For the third make of the 2014 Connected Learning MOOC (#CLMOOC) I was tasked with creating a Game. Due to recent events with the Facebook Mood Experiment, I wanted to create a simple game that would allow me to satirize the experiment, while educating users. I also wanted to play a bit with gaming.
Initial planning & playing with Gamestar Mechanic
I started by reading and reviewing the blog post by Kevin Hodgson on the #CLMOOC video game and how to build your own using Gamestar Mechanic. I then reached out the #CLMOOC community for some support, and had a quick HoA with Terry Elliott to share my thinking.
After the HoA I spent some time playing with Gamestar Mechanic to see if I could use it to create the game I envisioned in my head. Although it is a great program, Gamestar would not allow me to create the type of game that I wanted for my “FacePalm Mood Experiment” game.
Playing & testing other game creation tools, Thimble and Scratch
I searched online for other gaming platforms that I could use to create my game. I tested Mozilla Thimble and searched online for other gaming platforms…and how to create flash-based games. Thimble and the flash-based tools looked interesting, but I didn’t have the time, or expertise to use them. I tested the following tools (FlashGameDojo, Make Flash Games, Sploder).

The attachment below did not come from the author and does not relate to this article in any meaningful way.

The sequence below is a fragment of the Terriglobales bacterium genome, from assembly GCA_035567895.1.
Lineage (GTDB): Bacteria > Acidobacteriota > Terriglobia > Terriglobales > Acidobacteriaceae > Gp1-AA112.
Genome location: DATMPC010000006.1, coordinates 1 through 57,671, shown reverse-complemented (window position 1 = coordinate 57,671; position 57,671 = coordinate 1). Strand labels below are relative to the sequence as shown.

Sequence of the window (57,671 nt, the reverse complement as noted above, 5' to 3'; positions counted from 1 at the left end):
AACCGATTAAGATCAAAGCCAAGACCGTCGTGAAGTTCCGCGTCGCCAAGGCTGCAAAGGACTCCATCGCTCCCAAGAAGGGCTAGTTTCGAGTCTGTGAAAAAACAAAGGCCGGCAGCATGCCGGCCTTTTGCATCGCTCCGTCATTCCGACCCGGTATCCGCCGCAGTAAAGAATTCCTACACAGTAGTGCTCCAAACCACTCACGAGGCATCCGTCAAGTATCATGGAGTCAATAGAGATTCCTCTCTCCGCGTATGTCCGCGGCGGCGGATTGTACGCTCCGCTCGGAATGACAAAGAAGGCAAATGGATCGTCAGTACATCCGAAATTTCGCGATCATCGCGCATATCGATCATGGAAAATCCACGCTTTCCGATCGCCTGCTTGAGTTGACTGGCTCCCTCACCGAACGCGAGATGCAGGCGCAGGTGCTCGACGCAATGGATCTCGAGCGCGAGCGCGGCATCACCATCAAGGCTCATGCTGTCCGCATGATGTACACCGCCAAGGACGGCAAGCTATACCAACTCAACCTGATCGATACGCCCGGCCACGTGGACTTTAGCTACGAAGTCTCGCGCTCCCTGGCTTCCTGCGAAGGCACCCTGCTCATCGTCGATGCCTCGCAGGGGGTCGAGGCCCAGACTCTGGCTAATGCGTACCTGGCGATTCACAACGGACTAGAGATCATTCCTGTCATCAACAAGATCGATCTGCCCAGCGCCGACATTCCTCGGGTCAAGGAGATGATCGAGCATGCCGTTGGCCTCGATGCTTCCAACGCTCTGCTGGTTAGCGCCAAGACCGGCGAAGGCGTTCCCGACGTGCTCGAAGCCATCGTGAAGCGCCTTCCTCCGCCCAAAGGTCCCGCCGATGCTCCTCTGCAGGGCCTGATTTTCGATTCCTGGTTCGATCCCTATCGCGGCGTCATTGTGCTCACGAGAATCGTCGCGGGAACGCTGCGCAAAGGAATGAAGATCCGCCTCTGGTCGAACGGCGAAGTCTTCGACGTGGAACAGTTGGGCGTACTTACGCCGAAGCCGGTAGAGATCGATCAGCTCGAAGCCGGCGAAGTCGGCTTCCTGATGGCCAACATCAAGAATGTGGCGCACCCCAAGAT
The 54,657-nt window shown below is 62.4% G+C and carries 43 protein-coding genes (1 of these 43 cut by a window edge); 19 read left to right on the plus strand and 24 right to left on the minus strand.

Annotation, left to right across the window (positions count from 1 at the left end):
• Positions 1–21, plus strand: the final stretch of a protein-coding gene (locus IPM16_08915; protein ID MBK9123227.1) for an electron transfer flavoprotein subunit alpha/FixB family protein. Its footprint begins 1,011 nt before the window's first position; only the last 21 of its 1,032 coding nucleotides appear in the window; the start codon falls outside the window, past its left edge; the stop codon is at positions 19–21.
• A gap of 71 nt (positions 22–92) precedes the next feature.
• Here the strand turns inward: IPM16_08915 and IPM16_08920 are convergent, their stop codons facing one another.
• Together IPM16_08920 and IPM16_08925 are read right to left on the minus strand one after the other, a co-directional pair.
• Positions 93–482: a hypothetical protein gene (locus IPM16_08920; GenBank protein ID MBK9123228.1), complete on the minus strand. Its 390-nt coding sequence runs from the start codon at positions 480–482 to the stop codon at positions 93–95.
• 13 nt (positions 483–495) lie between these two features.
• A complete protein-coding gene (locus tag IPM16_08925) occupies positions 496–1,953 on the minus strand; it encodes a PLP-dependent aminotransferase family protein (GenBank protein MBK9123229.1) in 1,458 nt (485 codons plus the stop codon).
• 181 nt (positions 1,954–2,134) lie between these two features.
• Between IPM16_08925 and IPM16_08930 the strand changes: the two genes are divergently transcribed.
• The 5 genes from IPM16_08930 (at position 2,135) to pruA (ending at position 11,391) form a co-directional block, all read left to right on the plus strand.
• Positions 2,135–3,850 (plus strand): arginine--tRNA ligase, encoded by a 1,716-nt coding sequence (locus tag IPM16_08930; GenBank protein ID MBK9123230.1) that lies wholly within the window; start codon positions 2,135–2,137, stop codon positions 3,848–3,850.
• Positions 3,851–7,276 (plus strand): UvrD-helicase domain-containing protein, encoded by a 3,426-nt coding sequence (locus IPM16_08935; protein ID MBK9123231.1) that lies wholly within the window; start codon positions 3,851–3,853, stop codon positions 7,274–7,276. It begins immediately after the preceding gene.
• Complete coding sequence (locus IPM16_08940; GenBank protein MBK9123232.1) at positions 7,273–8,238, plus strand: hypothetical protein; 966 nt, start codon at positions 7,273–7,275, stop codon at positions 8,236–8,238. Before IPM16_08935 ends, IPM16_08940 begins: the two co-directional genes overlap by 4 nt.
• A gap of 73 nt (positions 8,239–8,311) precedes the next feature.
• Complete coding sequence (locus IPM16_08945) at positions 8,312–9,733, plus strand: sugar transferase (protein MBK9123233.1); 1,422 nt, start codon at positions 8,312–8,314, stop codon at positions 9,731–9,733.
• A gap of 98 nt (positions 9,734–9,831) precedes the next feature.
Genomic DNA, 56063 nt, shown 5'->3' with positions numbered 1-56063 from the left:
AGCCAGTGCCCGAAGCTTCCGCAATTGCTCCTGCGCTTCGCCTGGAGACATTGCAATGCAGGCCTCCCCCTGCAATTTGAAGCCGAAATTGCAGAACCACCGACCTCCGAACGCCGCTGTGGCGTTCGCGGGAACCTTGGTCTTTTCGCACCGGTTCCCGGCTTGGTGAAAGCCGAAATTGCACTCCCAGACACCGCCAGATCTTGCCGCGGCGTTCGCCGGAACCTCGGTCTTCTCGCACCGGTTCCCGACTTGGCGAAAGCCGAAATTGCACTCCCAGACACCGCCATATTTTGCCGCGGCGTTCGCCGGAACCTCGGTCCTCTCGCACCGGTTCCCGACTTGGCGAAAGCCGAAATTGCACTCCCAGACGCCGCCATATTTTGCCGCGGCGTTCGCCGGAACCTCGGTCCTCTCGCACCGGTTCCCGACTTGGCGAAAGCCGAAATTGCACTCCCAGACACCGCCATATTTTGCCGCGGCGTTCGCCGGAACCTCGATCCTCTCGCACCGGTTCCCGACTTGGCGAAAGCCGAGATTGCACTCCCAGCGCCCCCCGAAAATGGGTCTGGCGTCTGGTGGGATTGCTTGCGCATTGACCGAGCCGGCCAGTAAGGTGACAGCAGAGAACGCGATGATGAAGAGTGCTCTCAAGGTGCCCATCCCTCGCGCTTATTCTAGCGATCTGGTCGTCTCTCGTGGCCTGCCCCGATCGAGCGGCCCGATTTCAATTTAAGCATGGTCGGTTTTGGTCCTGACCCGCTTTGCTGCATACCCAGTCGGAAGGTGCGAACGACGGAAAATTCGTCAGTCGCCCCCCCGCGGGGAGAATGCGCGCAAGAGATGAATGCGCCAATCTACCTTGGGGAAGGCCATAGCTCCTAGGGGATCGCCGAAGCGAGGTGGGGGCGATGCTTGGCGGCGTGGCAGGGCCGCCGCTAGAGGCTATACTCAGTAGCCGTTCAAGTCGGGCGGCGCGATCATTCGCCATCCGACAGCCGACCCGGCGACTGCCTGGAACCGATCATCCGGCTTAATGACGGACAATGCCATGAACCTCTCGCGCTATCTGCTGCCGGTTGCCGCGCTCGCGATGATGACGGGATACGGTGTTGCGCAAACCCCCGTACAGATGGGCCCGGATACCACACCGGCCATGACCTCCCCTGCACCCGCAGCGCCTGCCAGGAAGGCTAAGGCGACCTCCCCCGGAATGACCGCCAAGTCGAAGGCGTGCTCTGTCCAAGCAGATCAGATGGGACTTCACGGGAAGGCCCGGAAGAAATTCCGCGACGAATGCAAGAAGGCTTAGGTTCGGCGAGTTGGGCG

I then moved to Scratch to create my game. I searched for examples of “multiple choice tests” to get an idea of what I could create in Scratch. I then decided that this was more of a “choose your own adventure” because I only needed two answer choices per prompt. I found and started to remix the following “choose your own adventure” Scratch piece. I spent some time editing and revising…but then gave up…I need more time to play with Scratch.
Choose your own adventure and Google Forms
After playing with Scratch, I decided that I wanted to make a “choose your own adventure”, but needed a different tool. I did a quick Google Search, and found the following guide created by Sylvia Duckworth.
I followed the steps detailed in the provided guide. The end result is the FacePalm Social Mood Experiment.
Image CC by wikipedia